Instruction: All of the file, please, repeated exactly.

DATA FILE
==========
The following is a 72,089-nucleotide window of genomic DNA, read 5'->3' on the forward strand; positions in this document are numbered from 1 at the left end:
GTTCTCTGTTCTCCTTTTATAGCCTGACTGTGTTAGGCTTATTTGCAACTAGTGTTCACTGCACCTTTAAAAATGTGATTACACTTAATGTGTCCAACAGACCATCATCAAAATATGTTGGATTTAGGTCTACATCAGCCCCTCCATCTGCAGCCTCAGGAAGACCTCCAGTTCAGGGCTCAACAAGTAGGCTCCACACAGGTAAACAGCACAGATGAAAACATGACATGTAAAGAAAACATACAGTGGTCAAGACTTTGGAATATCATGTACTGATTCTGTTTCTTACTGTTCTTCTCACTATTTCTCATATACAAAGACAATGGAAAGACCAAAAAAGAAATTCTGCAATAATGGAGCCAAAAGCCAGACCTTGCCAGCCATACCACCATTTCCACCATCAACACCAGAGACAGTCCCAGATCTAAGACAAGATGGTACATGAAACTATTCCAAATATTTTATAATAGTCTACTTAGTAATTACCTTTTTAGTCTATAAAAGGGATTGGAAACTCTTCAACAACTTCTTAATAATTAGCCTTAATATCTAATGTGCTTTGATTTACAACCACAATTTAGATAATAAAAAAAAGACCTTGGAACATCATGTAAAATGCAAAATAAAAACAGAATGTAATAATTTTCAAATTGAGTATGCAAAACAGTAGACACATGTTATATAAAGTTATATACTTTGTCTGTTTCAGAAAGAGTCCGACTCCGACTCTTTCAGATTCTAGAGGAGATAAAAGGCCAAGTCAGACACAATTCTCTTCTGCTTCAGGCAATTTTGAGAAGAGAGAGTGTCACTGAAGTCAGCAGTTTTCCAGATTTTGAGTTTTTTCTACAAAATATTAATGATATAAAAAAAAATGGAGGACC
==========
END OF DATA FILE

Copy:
The following is a 72,089-nucleotide window of genomic DNA, read 5'->3' on the forward strand; positions in this document are numbered from 1 at the left end:
GTTCTCTGTTCTCCTTTTATAGCCTGACTGTGTTAGGCTTATTTGCAACTAGTGTTCACTGCACCTTTAAAAATGTGATTACACTTAATGTGTCCAACAGACCATCATCAAAATATGTTGGATTTAGGTCTACATCAGCCCCTCCATCTGCAGCCTCAGGAAGACCTCCAGTTCAGGGCTCAACAAGTAGGCTCCACACAGGTAAACAGCACAGATGAAAACATGACATGTAAAGAAAACATACAGTGGTCAAGACTTTGGAATATCATGTACTGATTCTGTTTCTTACTGTTCTTCTCACTATTTCTCATATACAAAGACAATGGAAAGACCAAAAAAGAAATTCTGCAATAATGGAGCCAAAAGCCAGACCTTGCCAGCCATACCACCATTTCCACCATCAACACCAGAGACAGTCCCAGATCTAAGACAAGATGGTACATGAAACTATTCCAAATATTTTATAATAGTCTACTTAGTAATTACCTTTTTAGTCTATAAAAGGGATTGGAAACTCTTCAACAACTTCTTAATAATTAGCCTTAATATCTAATGTGCTTTGATTTACAACCACAATTTAGATAATAAAAAAAAGACCTTGGAACATCATGTAAAATGCAAAATAAAAACAGAATGTAATAATTTTCAAATTGAGTATGCAAAACAGTAGACACATGTTATATAAAGTTATATACTTTGTCTGTTTCAGAAAGAGTCCGACTCCGACTCTTTCAGATTCTAGAGGAGATAAAAGGCCAAGTCAGACACAATTCTCTTCTGCTTCAGGCAATTTTGAGAAGAGAGAGTGTCACTGAAGTCAGCAGTTTTCCAGATTTTGAGTTTTTTCTACAAAATATTAATGATATAAAAAAAAATGGAGGACC